A knowledge of jazz piano chords and how to implement them into your cocktail piano playing is really conducive to your standing out from other players. The study of them will lead you on an endless fruitful path toward playing more and more creatively.
I have said it many times before and will repeat myself many times over when I state that it's not what you know but how you use what you know. This applies to your personal playing style to such a large degree. If you have a good handle on your basic chords, including triads and 7th chords, you really can put yourself across as a tasteful player. That said, when you incorporate jazz chords and voicings into your playing, you really do have an added palette of colors at your fingertips that puts you in a position of playing creatively beyond your current imagination.
Jazz piano chords are generally thought of as being synonymous with chord voicings or jazz voicings. In short, a voicing is an arrangement of chord tones that lends itself to added appeal to the ear. For a better understanding of what they are, please visit here.
Anyone who visits this site and is rather serious about mastering jazz piano chords (voicings) has at least considered getting involved with ProProach, which is a program that I created consisting of 24 lessons. Each lesson includes a comprehensive textual explanation of the lesson at hand, easy-to-understand graphics when applicable, and a video demonstration. To say that I had lots of fun creating that program would be an understatement. I put all my energy into it and am pleased to say that people all around the globe have enjoyed it. A brief excerpt can be viewed below:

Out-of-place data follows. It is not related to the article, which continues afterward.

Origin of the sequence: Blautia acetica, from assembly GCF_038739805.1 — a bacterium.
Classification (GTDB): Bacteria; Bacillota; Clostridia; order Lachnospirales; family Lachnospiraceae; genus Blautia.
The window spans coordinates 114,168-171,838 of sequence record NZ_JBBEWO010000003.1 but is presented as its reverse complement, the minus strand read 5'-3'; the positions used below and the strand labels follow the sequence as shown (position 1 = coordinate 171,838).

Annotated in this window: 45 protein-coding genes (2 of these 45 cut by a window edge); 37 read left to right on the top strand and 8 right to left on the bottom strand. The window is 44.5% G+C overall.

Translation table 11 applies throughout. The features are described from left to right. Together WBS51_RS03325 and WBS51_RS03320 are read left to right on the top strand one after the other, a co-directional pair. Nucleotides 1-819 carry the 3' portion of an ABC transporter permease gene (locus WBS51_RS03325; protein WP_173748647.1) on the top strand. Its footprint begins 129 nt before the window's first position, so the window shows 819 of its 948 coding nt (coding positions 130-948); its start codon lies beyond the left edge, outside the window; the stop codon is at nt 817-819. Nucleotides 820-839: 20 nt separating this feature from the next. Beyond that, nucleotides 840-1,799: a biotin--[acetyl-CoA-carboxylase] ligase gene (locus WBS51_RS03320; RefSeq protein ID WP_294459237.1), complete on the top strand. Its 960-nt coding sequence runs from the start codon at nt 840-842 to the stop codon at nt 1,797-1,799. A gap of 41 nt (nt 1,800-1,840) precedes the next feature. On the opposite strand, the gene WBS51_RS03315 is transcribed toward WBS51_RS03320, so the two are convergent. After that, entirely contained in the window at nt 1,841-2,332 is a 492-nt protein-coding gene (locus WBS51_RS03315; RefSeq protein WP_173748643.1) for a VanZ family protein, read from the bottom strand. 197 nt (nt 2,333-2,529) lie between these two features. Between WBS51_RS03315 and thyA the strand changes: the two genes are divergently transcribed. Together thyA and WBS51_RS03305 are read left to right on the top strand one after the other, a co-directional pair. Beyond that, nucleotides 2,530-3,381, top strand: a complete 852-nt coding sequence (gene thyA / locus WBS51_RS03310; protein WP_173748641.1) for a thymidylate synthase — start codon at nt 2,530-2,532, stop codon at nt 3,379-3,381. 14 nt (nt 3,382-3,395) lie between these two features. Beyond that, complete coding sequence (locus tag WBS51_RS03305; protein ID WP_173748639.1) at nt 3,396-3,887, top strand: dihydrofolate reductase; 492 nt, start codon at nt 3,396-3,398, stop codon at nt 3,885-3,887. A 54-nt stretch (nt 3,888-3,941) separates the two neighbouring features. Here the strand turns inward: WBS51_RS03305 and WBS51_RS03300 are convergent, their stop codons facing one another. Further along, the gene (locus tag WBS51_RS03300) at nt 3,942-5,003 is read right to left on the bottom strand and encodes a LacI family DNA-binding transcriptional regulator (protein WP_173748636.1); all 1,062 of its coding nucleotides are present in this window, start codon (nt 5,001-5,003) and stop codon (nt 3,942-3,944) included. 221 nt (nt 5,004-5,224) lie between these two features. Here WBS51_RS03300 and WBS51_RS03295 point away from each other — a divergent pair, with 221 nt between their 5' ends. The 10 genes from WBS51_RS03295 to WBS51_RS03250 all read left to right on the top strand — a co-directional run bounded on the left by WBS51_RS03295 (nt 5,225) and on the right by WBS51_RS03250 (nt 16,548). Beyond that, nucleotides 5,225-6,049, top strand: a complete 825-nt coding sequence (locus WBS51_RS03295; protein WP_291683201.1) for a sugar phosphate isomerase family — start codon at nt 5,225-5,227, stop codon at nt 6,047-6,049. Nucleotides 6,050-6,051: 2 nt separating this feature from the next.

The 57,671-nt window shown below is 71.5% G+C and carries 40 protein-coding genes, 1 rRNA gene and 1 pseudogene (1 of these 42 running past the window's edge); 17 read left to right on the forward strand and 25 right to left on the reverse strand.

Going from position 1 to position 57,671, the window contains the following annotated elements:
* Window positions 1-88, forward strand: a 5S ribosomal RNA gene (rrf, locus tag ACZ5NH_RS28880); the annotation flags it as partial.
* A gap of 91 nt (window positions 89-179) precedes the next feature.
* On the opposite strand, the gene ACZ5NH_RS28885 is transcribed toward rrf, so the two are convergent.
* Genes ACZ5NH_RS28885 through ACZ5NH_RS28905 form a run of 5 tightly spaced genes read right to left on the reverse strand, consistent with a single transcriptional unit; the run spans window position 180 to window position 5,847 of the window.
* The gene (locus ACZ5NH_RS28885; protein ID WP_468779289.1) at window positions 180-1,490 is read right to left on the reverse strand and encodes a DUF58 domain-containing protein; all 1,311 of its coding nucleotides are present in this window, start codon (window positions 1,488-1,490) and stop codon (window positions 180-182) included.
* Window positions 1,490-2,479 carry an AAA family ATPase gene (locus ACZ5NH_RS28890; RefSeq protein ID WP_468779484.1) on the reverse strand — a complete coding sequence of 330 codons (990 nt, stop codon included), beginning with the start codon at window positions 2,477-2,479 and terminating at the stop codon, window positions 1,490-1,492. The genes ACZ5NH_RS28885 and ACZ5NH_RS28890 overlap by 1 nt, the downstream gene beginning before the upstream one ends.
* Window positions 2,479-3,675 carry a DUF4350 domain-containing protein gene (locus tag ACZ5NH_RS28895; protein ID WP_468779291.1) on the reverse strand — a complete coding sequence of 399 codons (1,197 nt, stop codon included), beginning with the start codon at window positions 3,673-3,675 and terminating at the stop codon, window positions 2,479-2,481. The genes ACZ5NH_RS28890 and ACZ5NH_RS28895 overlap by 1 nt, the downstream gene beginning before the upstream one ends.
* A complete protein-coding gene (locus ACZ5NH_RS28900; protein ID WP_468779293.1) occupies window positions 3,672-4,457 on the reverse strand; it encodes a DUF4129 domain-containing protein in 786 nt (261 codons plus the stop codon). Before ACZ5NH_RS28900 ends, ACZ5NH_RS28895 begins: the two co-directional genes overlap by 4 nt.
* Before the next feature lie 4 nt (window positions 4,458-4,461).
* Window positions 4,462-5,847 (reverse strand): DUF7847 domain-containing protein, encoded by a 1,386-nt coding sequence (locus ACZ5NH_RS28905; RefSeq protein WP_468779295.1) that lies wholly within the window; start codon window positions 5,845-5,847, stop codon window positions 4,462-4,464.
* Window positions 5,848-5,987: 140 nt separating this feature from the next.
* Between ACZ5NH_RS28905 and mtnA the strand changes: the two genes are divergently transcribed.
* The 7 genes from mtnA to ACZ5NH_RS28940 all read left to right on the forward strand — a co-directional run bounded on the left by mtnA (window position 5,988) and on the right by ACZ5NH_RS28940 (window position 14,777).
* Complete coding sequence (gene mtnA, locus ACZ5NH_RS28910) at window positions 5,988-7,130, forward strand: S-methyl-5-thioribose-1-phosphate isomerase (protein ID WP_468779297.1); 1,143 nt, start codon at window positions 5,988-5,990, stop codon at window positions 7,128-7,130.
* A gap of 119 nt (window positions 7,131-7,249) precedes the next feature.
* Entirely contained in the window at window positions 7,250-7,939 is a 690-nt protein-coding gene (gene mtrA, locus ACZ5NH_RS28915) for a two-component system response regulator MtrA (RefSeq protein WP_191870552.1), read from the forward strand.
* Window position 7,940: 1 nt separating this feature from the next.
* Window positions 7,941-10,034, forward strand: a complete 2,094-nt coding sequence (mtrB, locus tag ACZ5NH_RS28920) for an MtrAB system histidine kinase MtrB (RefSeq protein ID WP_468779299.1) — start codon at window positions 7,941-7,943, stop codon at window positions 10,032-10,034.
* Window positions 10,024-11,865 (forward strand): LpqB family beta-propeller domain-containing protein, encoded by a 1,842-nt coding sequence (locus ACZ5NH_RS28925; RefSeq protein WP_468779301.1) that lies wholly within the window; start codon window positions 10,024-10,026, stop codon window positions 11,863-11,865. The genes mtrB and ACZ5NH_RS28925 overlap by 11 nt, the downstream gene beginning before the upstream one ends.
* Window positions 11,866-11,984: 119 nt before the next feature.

Let's say that you had the opportunity to listen to two cocktail pianists' renditions of a standard tune like Herman Hupfeld's As Time Goes By. One of them played it with a left hand accompaniment that consisted of basically 7th chords and the other used chord voicings throughout. At different times, in his or her own environment, each might be quite acceptable. However, in comparison, it would likely be clear that the latter would come across as the more professional player. Even to a listener who didn't have a clue about chords or music theory at all, that player would seem to have that "special something."
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